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Wed, 11/05/2008 - 01:02
It was mentioned in another thread how Charles Ardai (real name) writes under the name Richard Aleas, and I think another pen name of his was mentioned in the CrimeWAV podcast, though I'm not sure. I was wondering, from an author's perspective, what goes into a pen name, and why choose to use one? I remember hearing in a Dragon*Con panel from this year (one I missed but listened to the mp3 later) that Seth had considered a pen name because he had previous experience under his real name, but decided he did want to keep using his pen name. What are some of the potential reasons for using a pen name, and what are some pros and cons?
Thu, 11/06/2008 - 13:44#1
First, good quesion.
There's a bit of a tradition among noir/crime writers of using pen names: Benjamin Black, Donald Westlake, Richard Bachman... I dunno, maybe Mystery Dawg can help me out here with more examples. Anyway, Charles wanted to be a part of that so he re-arranged the letters of his name and thought it was really cool to use a last name that doubled as "alias" which you know means also known as, more or less.
Basically I think the pen name serves two functions: one is it gives you a bad-ass name that you can trot around with and impress bitches to make them know you're a hard ass crime writing dude. Something like Tony Stark or shit like that. The current Irish writer John Banville, a Booker Prize winner and a guy who by all accounts writes some major snoozers, goes by the name Benjamin Black when he writes his new noir books. Part is to let you know he's badder as Black and (this is the really significant part) part is to make sure his Banville fans don't confuse a new crime book by him as what they're used to and don't get upset or disappointed. Once you have a devoted audience, they expect a certain kind of thing from your books, and they want to get that when they plop down their bucks. So if you use a different name, you can write something completely different and not risk pissing off your fans. It kind of gives you a new start.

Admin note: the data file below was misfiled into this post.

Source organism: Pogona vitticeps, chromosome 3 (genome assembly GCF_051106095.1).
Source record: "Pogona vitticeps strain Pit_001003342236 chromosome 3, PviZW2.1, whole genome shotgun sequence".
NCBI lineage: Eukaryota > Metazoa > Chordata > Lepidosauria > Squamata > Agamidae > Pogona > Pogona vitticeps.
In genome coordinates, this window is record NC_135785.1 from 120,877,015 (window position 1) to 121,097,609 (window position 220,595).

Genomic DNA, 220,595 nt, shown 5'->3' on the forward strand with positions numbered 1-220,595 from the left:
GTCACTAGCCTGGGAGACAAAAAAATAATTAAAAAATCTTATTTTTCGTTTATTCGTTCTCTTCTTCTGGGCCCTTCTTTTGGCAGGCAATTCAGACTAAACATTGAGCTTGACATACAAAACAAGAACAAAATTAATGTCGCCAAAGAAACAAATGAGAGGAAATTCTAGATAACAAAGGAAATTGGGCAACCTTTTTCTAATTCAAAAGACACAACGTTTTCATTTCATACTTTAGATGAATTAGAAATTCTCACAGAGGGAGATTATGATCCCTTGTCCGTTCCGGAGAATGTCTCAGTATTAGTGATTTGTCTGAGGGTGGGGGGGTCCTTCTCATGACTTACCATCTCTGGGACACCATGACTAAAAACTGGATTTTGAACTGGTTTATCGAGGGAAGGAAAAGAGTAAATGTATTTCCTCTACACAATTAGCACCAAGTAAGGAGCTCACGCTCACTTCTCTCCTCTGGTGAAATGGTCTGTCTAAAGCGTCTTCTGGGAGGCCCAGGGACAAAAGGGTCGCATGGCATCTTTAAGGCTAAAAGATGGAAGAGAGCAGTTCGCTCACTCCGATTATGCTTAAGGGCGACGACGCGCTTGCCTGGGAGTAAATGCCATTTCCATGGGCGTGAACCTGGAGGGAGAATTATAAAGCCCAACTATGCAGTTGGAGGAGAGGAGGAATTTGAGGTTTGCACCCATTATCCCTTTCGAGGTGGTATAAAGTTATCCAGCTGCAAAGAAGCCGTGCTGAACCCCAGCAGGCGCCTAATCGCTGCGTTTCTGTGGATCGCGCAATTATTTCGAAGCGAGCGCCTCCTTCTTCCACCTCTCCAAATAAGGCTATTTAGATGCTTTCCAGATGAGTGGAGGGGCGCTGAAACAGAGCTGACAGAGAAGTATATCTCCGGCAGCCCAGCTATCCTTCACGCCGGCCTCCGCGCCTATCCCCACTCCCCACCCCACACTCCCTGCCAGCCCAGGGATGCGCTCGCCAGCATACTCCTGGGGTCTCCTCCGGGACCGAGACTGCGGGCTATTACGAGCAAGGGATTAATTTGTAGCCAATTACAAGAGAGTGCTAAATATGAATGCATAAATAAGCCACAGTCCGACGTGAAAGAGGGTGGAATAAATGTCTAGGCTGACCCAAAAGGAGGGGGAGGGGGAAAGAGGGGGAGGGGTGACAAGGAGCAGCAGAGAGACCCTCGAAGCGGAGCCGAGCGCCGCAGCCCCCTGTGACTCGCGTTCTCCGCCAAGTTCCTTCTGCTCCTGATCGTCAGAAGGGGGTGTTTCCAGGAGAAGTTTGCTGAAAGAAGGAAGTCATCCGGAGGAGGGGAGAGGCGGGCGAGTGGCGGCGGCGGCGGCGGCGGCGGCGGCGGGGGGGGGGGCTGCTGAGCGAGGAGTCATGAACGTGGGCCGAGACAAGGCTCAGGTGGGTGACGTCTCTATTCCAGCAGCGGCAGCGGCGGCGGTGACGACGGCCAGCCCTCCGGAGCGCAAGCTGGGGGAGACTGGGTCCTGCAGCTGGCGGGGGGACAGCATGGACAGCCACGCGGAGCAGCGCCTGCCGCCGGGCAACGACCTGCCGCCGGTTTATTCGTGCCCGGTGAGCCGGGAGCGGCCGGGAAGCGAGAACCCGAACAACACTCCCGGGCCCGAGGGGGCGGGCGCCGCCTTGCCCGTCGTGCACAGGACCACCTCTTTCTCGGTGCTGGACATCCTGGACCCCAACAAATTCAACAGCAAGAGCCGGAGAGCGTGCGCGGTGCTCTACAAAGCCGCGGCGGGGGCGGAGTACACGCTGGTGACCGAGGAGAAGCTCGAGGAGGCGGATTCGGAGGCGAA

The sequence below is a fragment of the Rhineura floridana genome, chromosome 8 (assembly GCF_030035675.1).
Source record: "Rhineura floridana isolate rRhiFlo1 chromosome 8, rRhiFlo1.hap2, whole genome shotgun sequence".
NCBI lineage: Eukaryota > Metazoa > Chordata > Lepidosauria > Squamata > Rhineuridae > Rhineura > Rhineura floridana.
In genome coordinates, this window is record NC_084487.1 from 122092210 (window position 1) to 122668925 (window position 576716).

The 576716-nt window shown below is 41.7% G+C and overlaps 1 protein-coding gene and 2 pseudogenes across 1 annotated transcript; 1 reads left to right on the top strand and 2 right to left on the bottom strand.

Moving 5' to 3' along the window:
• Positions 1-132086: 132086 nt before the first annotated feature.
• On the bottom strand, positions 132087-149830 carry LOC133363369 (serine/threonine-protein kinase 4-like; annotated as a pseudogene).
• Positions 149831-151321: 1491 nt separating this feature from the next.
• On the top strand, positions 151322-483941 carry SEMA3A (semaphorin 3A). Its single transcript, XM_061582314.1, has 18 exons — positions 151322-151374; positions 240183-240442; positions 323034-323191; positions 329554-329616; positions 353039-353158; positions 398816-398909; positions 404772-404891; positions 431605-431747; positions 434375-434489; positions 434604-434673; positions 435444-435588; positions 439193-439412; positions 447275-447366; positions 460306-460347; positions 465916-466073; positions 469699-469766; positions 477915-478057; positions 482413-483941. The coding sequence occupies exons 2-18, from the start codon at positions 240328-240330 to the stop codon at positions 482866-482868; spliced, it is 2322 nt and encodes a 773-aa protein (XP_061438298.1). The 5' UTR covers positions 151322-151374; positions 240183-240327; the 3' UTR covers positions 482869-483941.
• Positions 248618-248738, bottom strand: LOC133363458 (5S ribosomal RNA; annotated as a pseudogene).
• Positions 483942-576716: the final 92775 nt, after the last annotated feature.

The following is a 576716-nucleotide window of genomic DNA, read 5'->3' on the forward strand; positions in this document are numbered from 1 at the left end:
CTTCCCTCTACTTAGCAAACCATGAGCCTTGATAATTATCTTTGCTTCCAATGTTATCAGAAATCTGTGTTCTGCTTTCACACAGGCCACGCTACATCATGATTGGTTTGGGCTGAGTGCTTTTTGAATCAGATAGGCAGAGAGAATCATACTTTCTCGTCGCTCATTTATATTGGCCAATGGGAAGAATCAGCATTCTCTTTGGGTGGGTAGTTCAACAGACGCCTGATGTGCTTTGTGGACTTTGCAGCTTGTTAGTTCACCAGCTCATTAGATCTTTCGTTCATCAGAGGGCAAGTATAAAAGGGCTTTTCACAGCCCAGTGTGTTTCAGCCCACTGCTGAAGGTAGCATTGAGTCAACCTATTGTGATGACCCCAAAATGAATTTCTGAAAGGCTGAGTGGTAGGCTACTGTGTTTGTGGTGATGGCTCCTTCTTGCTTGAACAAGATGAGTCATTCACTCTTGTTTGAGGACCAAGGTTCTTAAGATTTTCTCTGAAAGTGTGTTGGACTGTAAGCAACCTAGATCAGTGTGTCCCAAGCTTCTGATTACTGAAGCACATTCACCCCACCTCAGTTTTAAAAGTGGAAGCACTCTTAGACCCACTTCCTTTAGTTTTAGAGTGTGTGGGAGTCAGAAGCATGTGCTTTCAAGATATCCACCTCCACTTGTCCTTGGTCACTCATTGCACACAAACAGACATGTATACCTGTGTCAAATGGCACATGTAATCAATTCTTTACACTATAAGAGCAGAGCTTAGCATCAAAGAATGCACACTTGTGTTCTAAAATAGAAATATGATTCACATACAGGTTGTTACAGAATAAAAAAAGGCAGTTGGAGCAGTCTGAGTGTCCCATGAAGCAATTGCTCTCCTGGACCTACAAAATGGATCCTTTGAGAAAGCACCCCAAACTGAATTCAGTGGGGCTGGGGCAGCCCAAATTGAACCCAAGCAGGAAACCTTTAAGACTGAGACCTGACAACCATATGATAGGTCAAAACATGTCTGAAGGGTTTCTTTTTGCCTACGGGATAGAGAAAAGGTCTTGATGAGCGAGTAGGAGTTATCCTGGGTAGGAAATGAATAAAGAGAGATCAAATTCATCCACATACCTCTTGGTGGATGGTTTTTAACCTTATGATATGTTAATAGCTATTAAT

Along this vein, I'm sure Charles took the Aleas moniker to differentiate himself from being the editor of the series to being one of its authors. Similarly, I thought about using a pen name for the JP Crime stuff because it's so different from the short stories I've written. I thought if I'd want to keep my irons in the direction of a literary writing career as Seth Harwood, it'd help to have a pen name for the crime fiction. Then I realized fuck that. I'm Seth Harwood and whatever I write is me. I can own the JPC stuff and we see how it goes. I knew Faulkner pumped out movie scripts, bestsellers, literary classics, and pulp novels all under his given name and so I figured I could stick with Seth Harwood. As for the badass part, yeah, I'm just going to have to establish that myself by pistol-whipping readers with whatever I put out and gatting suckers down at any and all conferences. Being 6'6" helps with that.
Lastly, because of the fact that I've been giving you guys all my stuff for free, I wasn't worried about giving you the stories and having you get pissed off. Fact is, some of you like the stories and some of you don't. But you're not out anything for giving them a try and you know you're still going to get the same bone-crushing action when I give you a Jack Palms tale. Now, with Young Junius, some folks want more JPC and some dig the YJ. But it's all me. And I hope you'll all choose to support me all the way!
At the same time, I'm not going to be asking you to drop $20 for a collection of my short stories anytime soon. For the why on that, it's a whole other diatribe.